20. Islam MR, Trenholm J, Rahman A, Pervin J, Ekström EC, Rahman SM. Sociocultural influences on dietary practices and physical activity behaviors of rural adolescents—a qualitative exploration. Nutrients 2019; 11(12):2916. doi:10.3390/nu11122916.
21. Hayes JF, Balantekin KN, Altman M, Wilfley DE, Taylor CB, Williams J. Sleep patterns and quality are associated with severity of obesity and weight-related behaviors in adolescents with overweight and obesity. Child Obes. 2018; 14(1):11-7. doi: 10.1089/chi.2017.0148.
22. Aronne LJ, Nelinson DS, Lillo JL. Obesity as a disease state: a new paradigm for diagnosis and treatment. Clin cornerstone 2009; 9(4):9-29. doi: 10.1016/s1098-3597(09)80002-1.
23. Rolls BJ. The supersizing of America: portion size and the obesity epidemic. Nutrition today. 2003; 38(2):42-53. doi:10.1097/00017285-200303000-00004.
24. Andersen RE, Crespo CJ, Bartlett SJ, Cheskin LJ, Pratt M. Relationship of physical activity and television watching with body weight and level of fatness among children: results from the Third National Health and Nutrition Examination Survey JAMA; 279(12):938-42. doi: 10.1001/jama.279.12.938.
25. Wright SM, Aronne LJ. Causes of obesity. Abdominal Radiology 2012; 37(5): 730-732. doi: 10.1007/s00261-012-9862-x.
26. Rawal L, Jubayer S, Choudhury SR, et al. Community health workers for non-communicable diseases prevention and control in Bangladesh: a qualitative study. Global health research and policy, 2021; 6, 1-10. doi:10.1186/s41256-020-00182-z.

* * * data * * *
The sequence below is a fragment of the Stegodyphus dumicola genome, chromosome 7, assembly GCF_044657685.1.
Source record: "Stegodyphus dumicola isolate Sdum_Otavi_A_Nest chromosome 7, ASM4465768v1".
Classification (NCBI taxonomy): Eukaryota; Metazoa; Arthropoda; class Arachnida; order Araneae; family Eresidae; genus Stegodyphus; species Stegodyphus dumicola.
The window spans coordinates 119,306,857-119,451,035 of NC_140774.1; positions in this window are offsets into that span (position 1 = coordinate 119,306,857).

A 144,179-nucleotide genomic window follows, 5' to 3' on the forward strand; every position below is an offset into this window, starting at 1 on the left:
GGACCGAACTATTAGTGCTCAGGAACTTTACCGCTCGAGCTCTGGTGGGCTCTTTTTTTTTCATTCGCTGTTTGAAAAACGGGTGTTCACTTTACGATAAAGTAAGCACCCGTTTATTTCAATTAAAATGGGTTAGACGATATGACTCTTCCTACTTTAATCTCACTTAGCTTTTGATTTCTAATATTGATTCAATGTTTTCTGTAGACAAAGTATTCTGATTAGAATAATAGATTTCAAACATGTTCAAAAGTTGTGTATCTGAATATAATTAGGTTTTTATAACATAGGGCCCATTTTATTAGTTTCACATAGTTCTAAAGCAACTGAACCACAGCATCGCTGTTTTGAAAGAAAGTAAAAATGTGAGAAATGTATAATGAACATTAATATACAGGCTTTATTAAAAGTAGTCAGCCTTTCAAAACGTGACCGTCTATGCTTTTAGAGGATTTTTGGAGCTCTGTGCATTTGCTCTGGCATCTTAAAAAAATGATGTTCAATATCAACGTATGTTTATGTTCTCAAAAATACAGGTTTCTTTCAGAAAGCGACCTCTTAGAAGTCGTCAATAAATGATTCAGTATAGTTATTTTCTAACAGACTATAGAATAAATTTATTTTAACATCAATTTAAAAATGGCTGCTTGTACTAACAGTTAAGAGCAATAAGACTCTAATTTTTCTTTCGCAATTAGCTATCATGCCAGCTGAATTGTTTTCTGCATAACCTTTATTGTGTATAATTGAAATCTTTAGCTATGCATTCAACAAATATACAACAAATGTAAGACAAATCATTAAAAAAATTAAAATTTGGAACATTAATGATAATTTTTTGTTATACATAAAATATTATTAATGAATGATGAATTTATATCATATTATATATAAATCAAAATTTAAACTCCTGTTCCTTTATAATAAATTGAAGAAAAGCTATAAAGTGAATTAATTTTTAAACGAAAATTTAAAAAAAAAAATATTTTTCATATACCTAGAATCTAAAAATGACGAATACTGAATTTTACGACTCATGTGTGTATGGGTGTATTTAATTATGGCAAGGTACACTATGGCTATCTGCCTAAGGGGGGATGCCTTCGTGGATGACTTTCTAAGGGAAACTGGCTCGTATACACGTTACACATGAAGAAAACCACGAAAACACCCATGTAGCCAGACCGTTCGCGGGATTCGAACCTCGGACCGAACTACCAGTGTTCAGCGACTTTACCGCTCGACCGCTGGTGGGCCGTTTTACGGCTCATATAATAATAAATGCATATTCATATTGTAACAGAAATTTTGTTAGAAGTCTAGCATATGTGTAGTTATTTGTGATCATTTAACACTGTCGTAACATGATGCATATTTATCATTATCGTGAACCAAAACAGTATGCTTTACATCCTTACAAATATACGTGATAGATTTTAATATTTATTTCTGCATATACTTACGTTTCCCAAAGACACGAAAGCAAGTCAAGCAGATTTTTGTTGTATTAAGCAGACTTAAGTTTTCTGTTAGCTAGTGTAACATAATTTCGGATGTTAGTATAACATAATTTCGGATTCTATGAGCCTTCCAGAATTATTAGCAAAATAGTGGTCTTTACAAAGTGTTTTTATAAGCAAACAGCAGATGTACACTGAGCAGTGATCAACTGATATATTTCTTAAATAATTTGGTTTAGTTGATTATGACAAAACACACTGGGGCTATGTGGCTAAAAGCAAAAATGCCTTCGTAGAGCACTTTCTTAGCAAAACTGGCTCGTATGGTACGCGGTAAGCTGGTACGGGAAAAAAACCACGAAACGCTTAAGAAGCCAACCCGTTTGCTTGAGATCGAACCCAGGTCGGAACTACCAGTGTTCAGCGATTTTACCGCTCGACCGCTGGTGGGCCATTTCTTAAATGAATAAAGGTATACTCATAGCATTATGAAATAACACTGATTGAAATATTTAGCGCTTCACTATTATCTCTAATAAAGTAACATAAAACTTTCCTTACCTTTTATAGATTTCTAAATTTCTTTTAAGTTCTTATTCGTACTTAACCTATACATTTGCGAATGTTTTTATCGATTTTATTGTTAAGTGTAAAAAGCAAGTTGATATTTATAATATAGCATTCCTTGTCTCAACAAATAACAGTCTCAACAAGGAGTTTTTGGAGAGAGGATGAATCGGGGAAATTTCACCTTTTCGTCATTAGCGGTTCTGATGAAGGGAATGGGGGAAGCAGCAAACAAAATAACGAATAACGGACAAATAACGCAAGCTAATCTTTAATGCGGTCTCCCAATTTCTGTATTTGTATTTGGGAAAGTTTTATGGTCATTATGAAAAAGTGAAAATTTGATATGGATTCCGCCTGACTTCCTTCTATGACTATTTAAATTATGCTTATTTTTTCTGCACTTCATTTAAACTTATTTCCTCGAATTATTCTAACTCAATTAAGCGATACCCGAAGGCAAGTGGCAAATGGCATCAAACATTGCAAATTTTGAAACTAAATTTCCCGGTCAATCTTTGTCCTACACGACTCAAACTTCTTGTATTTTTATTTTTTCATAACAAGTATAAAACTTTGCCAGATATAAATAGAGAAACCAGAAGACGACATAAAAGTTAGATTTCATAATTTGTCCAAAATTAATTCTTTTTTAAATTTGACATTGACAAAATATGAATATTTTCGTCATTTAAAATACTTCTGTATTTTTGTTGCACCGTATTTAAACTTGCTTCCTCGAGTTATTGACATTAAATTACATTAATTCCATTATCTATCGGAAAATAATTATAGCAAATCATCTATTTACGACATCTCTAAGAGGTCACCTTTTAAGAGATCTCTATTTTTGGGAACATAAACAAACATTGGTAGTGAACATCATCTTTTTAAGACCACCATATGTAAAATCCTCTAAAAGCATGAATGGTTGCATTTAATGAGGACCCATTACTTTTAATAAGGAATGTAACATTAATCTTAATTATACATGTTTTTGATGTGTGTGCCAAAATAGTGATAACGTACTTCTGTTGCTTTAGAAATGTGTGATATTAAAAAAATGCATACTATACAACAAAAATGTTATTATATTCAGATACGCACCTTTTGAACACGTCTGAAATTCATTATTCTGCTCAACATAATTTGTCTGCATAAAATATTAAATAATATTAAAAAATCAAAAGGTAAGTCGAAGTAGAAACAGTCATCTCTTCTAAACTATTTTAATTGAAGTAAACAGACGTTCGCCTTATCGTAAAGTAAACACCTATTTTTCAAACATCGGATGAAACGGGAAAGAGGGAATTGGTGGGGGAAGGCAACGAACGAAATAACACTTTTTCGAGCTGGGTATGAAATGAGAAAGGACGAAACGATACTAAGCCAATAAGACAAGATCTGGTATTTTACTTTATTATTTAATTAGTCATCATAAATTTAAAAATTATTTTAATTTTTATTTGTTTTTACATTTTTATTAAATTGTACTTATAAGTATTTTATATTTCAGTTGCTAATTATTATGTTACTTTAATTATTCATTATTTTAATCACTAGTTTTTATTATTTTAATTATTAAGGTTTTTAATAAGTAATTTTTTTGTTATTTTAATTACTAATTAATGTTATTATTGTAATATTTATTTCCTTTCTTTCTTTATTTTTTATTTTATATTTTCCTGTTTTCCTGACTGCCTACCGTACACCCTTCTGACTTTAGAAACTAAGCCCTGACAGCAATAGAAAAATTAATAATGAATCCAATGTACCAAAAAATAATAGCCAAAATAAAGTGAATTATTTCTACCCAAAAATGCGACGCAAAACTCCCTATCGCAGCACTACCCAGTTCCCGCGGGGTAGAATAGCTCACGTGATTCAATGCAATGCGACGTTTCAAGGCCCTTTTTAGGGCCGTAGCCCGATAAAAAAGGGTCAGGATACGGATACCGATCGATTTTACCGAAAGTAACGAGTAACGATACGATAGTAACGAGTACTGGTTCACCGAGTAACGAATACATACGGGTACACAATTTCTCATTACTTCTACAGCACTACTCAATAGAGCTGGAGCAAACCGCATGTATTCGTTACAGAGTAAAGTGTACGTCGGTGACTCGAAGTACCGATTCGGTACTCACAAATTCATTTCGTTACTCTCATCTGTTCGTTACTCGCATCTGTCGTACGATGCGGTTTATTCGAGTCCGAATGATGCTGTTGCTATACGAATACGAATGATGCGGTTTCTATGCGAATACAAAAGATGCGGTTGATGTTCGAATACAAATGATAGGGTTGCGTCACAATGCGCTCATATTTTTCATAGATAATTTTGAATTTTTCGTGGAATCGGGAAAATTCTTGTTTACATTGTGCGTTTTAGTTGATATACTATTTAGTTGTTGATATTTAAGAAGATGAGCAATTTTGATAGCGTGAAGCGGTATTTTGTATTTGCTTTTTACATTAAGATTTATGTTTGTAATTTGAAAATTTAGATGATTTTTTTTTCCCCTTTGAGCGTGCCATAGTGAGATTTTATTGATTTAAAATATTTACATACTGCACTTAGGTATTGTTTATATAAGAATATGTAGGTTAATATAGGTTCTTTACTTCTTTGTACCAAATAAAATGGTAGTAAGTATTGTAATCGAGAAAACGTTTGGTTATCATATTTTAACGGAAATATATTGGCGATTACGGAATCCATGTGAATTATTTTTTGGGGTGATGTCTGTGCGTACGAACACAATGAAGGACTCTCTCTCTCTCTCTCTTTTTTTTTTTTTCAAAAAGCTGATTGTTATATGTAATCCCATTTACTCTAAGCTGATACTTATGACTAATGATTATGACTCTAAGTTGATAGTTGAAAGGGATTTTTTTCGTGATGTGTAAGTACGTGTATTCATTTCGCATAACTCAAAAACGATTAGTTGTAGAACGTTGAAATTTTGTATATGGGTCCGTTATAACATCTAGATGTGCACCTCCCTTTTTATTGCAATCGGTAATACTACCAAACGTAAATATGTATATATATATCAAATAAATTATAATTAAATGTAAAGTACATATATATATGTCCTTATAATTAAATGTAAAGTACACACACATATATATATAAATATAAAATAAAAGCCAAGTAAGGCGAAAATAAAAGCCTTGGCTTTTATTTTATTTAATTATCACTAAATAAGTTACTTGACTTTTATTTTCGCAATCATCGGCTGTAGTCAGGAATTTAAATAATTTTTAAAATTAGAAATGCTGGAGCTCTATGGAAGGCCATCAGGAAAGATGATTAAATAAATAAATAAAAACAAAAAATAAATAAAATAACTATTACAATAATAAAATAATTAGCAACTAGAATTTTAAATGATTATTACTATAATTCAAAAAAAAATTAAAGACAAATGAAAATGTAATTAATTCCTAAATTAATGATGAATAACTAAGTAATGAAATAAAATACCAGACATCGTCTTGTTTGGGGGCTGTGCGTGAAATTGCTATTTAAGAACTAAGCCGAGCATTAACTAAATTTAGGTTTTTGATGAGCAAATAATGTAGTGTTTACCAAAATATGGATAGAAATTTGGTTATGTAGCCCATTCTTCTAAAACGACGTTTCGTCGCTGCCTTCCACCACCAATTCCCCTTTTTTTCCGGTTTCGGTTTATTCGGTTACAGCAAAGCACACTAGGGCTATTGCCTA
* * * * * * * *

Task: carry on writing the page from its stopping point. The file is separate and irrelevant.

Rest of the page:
27. El Arifeen S, Christou A, Reichenbach L, et al. Community-based approaches and partnerships: innovations in health-service delivery in Bangladesh. The Lancet, 2013; 382(9909), 2012-2026. doi:10.1016/S0140-6736(13)62149-2.
28. Hu A. O, Bazlur Rahim A. N. M., Moktadir S. M, et al. Integrated nutritional supports for diabetic patients during COVID-19 infection: A comprehensive review. Current Diabetes Reviews, 2022;18(3), 52-60. doi:10.2174/1573399817666210301103233.
29. Jayawardena R, Sooriyaarachchi P, Chourdakis M, et al. Enhancing immunity in viral infections, with special emphasis on COVID-19: A review. Diabetes & Metabolic Syndrome: Clinical Research & Reviews, 2020; 4(4), 367-382. doi:10.1016/j.dsx.2020.04.015.
30. Kolcu G, Kolcu M. I. B, Demir S, Gulle K. Evaluation of learning management system in medical education in time of COVID-19. Progress in Nutrition, 2020; 22 doi: 10.23751/pn.v22i2-S.10443.
31. WHO Consultation on Obesity: Preventing and Managing the Global Epidemic. Geneva, Switzerland: World Health Organization; 2000 WHO Technical Report Series 894.
32. Bingham SA, Nelson M, Paul AA, Haraldsdottir J, Loken EB, Van Staveren WA. Methods for data collection at an individual level. In Manual on methodology for food consumption studies 1988: 53-106. Oxford Univ. Press.
33. Kennedy G, Ballard T, Dop MC. Guidelines for measuring household and individual dietary diversity. Food and Agriculture Organization of the United Nations; 2011.
34. Nahar Q, Choudhury S, Faruque M, et al. Desirable dietary pattern for Bangladesh. Final Res. Results, 2013;15, 226-244.
35. Consensus Conference Panel, Watson NF, Badr MS et al. Recommended amount of sleep for a healthy adult: a joint consensus statement of the American Academy of Sleep Medicine and Sleep Research Society. J Clin Sleep Med 2015 15; 11(6):591-2. doi: 10.5665/sleep.4886.